"He was never hindered by any dogma, except the Constitution." - Ty Ross speaking of his grandfather General Barry Goldwater
"War is the remedy that our enemies have chosen, and I say let us give them all they want." - William Tecumseh Sherman
Magazines fail. 1 extra mag is a mandatory tool in case you have to fix a broken gun. Yes, I have occasionally been guilty of leaving the house without one, but it never feels right.
"I cannot spare this man. He fights!"
"At the core of liberalism is the spoiled child — miserable, as all spoiled children are, unsatisfied, demanding, ill-disciplined, despotic and useless. Liberalism is a philosophy of sniveling brats."
“It is just as difficult and dangerous to try to free a people that wants to remain servile as it is to try to enslave a people that wants to remain free."
|Sigforum K9 handler|
Nailed it. Statistical commandos always want to make the unfounded claim of “close and fast”, but totally ignore the statistic that says that they’ll likely never need a concealed carry firearm.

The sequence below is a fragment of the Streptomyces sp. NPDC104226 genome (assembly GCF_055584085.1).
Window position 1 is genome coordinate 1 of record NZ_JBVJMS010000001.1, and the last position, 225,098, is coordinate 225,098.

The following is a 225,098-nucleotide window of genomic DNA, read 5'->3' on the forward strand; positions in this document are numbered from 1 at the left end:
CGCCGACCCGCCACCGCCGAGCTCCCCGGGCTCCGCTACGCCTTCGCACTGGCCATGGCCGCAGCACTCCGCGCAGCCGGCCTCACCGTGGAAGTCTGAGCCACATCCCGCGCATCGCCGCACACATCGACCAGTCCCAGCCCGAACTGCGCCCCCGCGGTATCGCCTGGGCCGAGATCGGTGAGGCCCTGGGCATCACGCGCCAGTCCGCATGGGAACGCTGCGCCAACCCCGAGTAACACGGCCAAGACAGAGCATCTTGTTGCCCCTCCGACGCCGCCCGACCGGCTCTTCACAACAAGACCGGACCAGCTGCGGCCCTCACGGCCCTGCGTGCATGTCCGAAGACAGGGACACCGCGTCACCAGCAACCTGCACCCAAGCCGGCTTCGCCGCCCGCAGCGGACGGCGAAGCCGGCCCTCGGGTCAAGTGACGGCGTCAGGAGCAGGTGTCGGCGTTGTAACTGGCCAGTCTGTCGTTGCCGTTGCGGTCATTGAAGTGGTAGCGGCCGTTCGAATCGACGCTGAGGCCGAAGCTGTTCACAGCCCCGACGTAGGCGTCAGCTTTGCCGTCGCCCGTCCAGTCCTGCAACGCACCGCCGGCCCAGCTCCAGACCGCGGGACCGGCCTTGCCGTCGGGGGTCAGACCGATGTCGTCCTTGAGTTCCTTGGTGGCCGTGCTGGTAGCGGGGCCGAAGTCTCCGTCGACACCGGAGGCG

"Make it a shooting, and not a gunfight" LSP552 02/19/2011
|Go ahead punk, make my day|
Even when you are walking around? They follow you in public?
For me, its all about risk assessment. As much as you can, anyway. What do you do and where do you go on a daily basis? What can occur while you are there? Then train and carry for your reality. Of course, the argument can be made that threat events are unpredictable in nature.
But daily life is the governing factor for me. Since I am retired, I no longer ride to the sound of the guns. Crime is low here in the Yoop. My daily travels and activities, even in the bush, are such that one in the gun and one on the belt are a good choice for me.
End of Earth: 2 Miles
Upper Peninsula: 4 Miles
Whoever carries less than you is an idiot and anyone who carries more than you is a psycho.
"You can do it your own way, if it's done just how I say."